General Motors Company (NYSE:GM) shares rebounded by 2% on Wednesday after the company reported disappointing second-quarter numbers as it struggles with parts shortages.
On Tuesday, GM reported adjusted second-quarter EPS of $1.14, missing consensus analyst estimates of $1.20. GM reported second-quarter revenue of $35.76 billion, beating analyst expectations of $33.58 billion. Revenue was up 4.6% from a year ago.
GM's EBIT-adjusted margins dropped from 11.2% in the first quarter to just 6.6% in the second quarter as the company struggled with inflationary pressures and supply chain disruptions. The company said it has 95,000 vehicles in inventory that are missing parts that it expects to ship over the next few months.
Looking ahead, CEO Mary Barra reiterated GM's previous full-year net income guidance of between $9.6 billion and $11.2 billion.
Profitable Legacy Business: Bank of America analyst John Murphy said GM continues to lead the legacy automakers in transitioning their business to an electric and autonomous future, but skeptics had a lot to like about GM's margin erosion.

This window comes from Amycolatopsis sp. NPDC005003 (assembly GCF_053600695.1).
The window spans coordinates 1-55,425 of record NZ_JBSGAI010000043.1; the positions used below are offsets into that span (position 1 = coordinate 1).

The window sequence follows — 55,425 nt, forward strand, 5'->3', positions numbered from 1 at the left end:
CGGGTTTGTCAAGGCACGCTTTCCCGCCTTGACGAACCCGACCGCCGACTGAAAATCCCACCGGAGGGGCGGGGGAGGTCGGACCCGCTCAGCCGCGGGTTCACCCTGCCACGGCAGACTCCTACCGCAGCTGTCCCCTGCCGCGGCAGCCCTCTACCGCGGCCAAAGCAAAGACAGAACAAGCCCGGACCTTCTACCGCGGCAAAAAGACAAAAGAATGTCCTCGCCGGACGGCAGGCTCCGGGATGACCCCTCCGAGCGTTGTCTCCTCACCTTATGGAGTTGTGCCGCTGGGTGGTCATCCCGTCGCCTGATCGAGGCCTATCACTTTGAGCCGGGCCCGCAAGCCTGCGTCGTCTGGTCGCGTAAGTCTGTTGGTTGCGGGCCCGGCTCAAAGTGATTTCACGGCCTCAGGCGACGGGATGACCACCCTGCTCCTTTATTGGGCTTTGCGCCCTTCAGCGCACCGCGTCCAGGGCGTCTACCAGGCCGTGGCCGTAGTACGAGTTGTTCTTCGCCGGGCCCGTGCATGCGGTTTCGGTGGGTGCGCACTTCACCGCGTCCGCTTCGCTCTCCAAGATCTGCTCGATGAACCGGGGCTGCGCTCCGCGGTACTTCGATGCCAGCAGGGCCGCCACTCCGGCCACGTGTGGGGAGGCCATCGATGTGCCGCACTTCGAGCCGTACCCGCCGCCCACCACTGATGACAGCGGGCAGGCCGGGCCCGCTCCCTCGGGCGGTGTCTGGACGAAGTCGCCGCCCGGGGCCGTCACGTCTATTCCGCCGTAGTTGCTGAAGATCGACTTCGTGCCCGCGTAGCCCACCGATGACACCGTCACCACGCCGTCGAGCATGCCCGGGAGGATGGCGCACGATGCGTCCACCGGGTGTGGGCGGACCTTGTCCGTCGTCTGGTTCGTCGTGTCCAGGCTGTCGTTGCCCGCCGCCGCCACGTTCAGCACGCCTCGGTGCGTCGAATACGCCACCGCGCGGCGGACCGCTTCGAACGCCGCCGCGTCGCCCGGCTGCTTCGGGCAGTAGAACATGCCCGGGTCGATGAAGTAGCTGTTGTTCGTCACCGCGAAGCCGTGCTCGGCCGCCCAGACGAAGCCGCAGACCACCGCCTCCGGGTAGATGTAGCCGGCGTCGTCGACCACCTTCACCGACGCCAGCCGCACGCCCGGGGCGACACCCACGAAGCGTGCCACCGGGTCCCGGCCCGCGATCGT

"It increasingly appears that GM is leveraging the still favorable earnings/cash flow environment (price > volume) to drive investment towards its new and adjacent businesses, accelerating what we define as its Core to Future transition," Murphy wrote.
Wedbush analyst Daniel Ives said GM has been talking the talk on the EV front, but it now needs to walk the walk.
"Supply chain issues are unprecedented, however the time has come for GM to course correct its product and supply chain strategy and make sure 2023 is a successful year on the EV front with a strong lineup for EVs slated for the next 24 months including the Cadillac Lyriq, Silverado, Blazer, and the Hummer already on the road," Ives wrote.
Challenged EV Economics: RBC Capital Markets analyst Joseph Spak said margins will be key as GM rolls out its first batch of EV models in 2023.
"GM indicated that it expects to be profitable on some of the newer EVs (Silverado, Hummer, Lyriq) and this seems reasonable as those vehicles get to a better run-rate in 2H23," Spak wrote.
Wells Fargo analyst Colin Langan said there is still a stark contrast between GM's positive commentary on its transition to EVs and the negative impact this transition is likely to have on the company's economics.
"As GM ramps BEVs in 2023 to >300K, challenged BEV economics are a significant headwind," Langran wrote.
Ratings And Price Targets:
- Bank of America has a Buy rating and $95 target.
- Wedbush has an Outperform rating and $50 target.
- RBC Capital Markets has an Outperform rating and $46 target.
- Wells Fargo has an Underweight rating and $29 target.
Photo: Courtesy of news.gm.com